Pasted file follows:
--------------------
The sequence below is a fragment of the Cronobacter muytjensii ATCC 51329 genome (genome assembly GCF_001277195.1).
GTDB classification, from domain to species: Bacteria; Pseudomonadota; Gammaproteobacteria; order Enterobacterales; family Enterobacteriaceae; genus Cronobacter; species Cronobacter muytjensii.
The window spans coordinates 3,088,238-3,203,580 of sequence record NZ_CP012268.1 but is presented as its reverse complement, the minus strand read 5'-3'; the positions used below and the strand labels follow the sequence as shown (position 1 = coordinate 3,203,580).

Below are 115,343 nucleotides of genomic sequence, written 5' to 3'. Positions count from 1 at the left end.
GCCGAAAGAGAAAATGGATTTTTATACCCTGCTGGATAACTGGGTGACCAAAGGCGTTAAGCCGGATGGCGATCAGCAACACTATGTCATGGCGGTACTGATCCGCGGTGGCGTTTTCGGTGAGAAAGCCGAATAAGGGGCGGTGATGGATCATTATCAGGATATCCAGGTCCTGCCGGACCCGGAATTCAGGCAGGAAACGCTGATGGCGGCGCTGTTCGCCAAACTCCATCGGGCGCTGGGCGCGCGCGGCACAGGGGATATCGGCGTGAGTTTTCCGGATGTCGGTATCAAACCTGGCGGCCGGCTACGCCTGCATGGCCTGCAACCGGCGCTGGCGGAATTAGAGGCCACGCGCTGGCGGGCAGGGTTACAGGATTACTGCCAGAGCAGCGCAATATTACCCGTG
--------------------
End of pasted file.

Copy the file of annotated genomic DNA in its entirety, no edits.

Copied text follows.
The sequence below is a fragment of the Cronobacter muytjensii ATCC 51329 genome (genome assembly GCF_001277195.1).
GTDB classification, from domain to species: Bacteria; Pseudomonadota; Gammaproteobacteria; order Enterobacterales; family Enterobacteriaceae; genus Cronobacter; species Cronobacter muytjensii.
The window spans coordinates 3,088,238-3,203,580 of sequence record NZ_CP012268.1 but is presented as its reverse complement, the minus strand read 5'-3'; the positions used below and the strand labels follow the sequence as shown (position 1 = coordinate 3,203,580).

Below are 115,343 nucleotides of genomic sequence, written 5' to 3'. Positions count from 1 at the left end.
GCCGAAAGAGAAAATGGATTTTTATACCCTGCTGGATAACTGGGTGACCAAAGGCGTTAAGCCGGATGGCGATCAGCAACACTATGTCATGGCGGTACTGATCCGCGGTGGCGTTTTCGGTGAGAAAGCCGAATAAGGGGCGGTGATGGATCATTATCAGGATATCCAGGTCCTGCCGGACCCGGAATTCAGGCAGGAAACGCTGATGGCGGCGCTGTTCGCCAAACTCCATCGGGCGCTGGGCGCGCGCGGCACAGGGGATATCGGCGTGAGTTTTCCGGATGTCGGTATCAAACCTGGCGGCCGGCTACGCCTGCATGGCCTGCAACCGGCGCTGGCGGAATTAGAGGCCACGCGCTGGCGGGCAGGGTTACAGGATTACTGCCAGAGCAGCGCAATATTACCCGTG